As the owner-operator for your new trucking business, you will learn that time isn't always on your side. For you to be successful at trucking, it's crucial that you have time-management skills so you can get your work done as efficiently as possible at every opportunity. Obviously, traffic often dictates how much time it takes to travel from one destination to the next and, therefore, isn't very controllable. Since it's best to expect delays while you are on the road, working efficiently while unloading and loading is essential. Here are a few things you can do to successfully manage your time.
Develop Standard Operating-Procedure Checklists
Without checklists, you can accidentally forget to perform necessary tasks, such as forgetting to release the rear-tensioning mechanism of a rolling tarp system. This would cause you to have to backtrack, and that would waste precious time. Organizing your checklists will largely depend on the type of systems you have for straps and tarps. Check the operator's manuals for your systems and combine the instructions into one checklist for loading cargo and another checklist for unloading cargo.
While your setup may be unique, it's important to include the following items in your checklist for loading:
- load cargo for even distribution of weight
- secure cargo using straps and chains
- tighten the winches of straps and chains
- engage and secure the tarp system
- do final inspection of your control equipment
Consider including the following types of safety issues in your unloading checklist:
- do visual inspection of the tarp to look for damage
- release the tarp system
- loosen the winches to remove the straps and chains
- unload the cargo
- thoroughly inspect each system after unloading
The reason you'll want to thoroughly inspect each part of the cargo-control system and tarp system immediately after unloading cargo is so you'll have time to find replacements or get repairs done before you pick up your next load. The last thing you'll need for your reputation is to arrive to pick up cargo with faulty and unsafe equipment.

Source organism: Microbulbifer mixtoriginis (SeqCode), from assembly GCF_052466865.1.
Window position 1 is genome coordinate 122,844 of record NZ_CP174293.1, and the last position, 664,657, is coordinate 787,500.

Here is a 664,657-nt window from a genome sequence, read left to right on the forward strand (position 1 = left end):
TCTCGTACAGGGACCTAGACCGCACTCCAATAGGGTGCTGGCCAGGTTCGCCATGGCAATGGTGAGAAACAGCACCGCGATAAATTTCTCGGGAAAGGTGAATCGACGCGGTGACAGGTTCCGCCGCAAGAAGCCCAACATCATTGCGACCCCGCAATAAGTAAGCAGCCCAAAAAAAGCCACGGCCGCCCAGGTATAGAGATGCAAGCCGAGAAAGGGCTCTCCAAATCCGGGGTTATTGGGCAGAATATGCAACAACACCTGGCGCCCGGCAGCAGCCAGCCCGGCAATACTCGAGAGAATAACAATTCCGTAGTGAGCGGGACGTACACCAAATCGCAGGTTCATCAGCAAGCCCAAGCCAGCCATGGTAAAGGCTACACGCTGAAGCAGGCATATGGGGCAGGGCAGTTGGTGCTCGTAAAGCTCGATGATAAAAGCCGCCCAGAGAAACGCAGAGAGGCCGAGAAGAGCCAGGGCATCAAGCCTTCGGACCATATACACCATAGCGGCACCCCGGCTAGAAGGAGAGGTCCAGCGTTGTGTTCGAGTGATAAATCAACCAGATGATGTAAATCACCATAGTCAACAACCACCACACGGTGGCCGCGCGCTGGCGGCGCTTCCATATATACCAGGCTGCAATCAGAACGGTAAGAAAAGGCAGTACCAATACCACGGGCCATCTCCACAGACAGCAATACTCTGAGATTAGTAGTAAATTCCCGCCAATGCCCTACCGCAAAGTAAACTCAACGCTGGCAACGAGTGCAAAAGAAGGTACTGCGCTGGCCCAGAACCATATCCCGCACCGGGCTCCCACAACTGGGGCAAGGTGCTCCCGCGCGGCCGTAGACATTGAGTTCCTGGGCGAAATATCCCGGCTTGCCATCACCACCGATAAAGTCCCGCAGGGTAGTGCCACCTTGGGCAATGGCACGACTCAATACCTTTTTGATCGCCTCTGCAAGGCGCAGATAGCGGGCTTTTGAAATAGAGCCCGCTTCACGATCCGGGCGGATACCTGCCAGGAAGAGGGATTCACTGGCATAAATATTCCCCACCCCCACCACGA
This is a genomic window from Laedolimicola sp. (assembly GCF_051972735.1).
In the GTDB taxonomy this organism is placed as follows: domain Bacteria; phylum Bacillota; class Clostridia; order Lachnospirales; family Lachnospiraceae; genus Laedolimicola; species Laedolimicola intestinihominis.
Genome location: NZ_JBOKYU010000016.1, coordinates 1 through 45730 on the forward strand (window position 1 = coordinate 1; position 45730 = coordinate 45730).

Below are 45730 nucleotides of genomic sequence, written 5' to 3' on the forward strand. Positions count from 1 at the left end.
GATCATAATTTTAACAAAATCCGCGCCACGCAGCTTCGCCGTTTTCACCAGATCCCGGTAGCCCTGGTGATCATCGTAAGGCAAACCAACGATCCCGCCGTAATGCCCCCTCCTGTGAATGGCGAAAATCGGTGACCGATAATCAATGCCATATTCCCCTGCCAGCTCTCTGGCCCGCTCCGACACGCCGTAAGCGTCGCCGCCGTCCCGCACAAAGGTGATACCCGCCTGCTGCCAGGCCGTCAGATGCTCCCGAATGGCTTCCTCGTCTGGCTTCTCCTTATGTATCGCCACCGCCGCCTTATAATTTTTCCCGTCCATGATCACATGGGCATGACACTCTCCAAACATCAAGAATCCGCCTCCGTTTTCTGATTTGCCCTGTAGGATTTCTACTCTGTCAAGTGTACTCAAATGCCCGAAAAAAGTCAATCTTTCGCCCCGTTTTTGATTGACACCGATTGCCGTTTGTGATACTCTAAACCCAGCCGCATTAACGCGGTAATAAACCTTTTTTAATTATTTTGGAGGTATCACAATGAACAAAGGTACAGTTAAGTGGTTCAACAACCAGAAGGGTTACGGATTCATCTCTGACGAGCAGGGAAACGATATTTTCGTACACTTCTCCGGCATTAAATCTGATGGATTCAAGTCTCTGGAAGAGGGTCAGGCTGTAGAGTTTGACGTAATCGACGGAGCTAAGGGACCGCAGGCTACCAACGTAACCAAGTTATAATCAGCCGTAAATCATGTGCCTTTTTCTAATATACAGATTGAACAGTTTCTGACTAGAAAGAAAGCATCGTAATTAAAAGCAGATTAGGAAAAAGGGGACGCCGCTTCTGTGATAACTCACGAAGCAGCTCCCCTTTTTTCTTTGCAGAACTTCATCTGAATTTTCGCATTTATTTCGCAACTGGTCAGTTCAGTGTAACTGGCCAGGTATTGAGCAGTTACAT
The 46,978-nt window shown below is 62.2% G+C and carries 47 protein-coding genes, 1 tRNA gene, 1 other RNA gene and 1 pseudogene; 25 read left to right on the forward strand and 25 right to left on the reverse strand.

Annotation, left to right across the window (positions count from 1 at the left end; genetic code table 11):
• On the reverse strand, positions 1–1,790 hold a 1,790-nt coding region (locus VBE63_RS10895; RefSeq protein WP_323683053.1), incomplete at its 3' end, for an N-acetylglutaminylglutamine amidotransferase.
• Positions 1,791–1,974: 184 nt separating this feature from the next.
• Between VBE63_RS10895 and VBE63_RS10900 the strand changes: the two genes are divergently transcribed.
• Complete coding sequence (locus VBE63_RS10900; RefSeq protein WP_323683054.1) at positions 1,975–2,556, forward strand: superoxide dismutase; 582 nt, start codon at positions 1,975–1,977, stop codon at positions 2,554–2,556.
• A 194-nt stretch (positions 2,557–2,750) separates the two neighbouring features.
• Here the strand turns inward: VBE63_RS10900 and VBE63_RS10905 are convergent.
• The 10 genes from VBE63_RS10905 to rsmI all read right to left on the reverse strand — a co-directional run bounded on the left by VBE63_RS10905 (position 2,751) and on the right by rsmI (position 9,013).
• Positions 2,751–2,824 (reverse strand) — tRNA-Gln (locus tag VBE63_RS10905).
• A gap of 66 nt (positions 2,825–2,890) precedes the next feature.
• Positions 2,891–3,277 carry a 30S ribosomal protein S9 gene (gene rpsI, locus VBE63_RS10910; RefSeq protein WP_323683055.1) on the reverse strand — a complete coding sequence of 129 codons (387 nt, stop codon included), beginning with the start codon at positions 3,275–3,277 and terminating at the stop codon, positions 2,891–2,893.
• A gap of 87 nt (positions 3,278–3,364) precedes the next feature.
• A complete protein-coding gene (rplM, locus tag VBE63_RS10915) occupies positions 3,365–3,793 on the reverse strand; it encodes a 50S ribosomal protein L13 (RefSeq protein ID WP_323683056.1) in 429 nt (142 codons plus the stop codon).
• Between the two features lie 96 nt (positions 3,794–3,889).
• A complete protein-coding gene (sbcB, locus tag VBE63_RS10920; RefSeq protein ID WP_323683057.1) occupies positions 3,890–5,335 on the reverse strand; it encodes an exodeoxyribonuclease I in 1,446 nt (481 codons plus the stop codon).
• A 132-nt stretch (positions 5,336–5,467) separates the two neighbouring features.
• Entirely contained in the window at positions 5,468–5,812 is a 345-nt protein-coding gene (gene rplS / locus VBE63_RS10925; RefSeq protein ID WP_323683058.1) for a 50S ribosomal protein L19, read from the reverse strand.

After developing a standard operating procedure, you should have the procedure checklist printed out so you can check off each item as you go through the list. Over time, the checklist will be committed to memory and become second nature. However, it's still a good idea to continue using printed checklists, as they can help keep you from accidentally missing important steps due to being in a hurry or having too much on your mind.
Immediately Confirm Your Itinerary
After unloading cargo and before leaving to pick up your next load, it's a good idea to confirm your itinerary. First, check the address of your next client. Confirm the address with a phone call to their office or to your main contact. Check the Federal Highway Administration's website to make sure no construction has started along the route and that there are no detours in process or scheduled. If you have found items in your cargo control and tarping systems that need to be repaired or replaced, check your GPS for a supplier location near the route or call the manufacturer for assistance.
Also, ask your next client to confirm their operating hours and your scheduled arrival. If, by chance, you expect to arrive at the next destination after hours, ask your client whether it will be possible to park your truck at their facility. If parking is unavailable, knowing this beforehand will help prevent you from having to double back to the highway or drive around looking for a suitable place to park and wait for the client to open their facility. Knowing the exact operating hours will help you save time and fuel.
Talk to a company such as Glider Systems Inc to find out what equipment is available to you as you do these things.